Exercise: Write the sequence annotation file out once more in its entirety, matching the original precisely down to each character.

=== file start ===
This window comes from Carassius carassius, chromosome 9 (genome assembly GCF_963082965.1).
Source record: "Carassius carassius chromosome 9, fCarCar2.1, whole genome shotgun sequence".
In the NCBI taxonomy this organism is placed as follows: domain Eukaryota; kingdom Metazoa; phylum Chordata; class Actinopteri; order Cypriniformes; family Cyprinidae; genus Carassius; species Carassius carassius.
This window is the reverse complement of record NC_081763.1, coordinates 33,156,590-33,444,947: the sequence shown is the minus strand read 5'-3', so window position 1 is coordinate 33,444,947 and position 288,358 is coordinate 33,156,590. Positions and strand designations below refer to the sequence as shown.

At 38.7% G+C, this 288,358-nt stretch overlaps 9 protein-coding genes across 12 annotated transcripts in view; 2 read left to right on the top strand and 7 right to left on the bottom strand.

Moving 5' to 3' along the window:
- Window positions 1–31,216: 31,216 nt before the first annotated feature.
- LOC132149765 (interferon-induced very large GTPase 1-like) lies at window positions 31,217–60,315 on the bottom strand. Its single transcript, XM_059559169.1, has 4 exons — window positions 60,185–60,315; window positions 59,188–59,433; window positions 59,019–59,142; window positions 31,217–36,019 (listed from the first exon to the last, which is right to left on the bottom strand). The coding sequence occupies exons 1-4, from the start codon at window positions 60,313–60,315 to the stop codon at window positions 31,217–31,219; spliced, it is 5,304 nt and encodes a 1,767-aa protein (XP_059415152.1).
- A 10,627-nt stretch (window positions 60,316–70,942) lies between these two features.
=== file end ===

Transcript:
This window comes from Carassius carassius, chromosome 9 (genome assembly GCF_963082965.1).
Source record: "Carassius carassius chromosome 9, fCarCar2.1, whole genome shotgun sequence".
In the NCBI taxonomy this organism is placed as follows: domain Eukaryota; kingdom Metazoa; phylum Chordata; class Actinopteri; order Cypriniformes; family Cyprinidae; genus Carassius; species Carassius carassius.
This window is the reverse complement of record NC_081763.1, coordinates 33,156,590-33,444,947: the sequence shown is the minus strand read 5'-3', so window position 1 is coordinate 33,444,947 and position 288,358 is coordinate 33,156,590. Positions and strand designations below refer to the sequence as shown.

At 38.7% G+C, this 288,358-nt stretch overlaps 9 protein-coding genes across 12 annotated transcripts in view; 2 read left to right on the top strand and 7 right to left on the bottom strand.

Moving 5' to 3' along the window:
- Window positions 1–31,216: 31,216 nt before the first annotated feature.
- LOC132149765 (interferon-induced very large GTPase 1-like) lies at window positions 31,217–60,315 on the bottom strand. Its single transcript, XM_059559169.1, has 4 exons — window positions 60,185–60,315; window positions 59,188–59,433; window positions 59,019–59,142; window positions 31,217–36,019 (listed from the first exon to the last, which is right to left on the bottom strand). The coding sequence occupies exons 1-4, from the start codon at window positions 60,313–60,315 to the stop codon at window positions 31,217–31,219; spliced, it is 5,304 nt and encodes a 1,767-aa protein (XP_059415152.1).
- A 10,627-nt stretch (window positions 60,316–70,942) lies between these two features.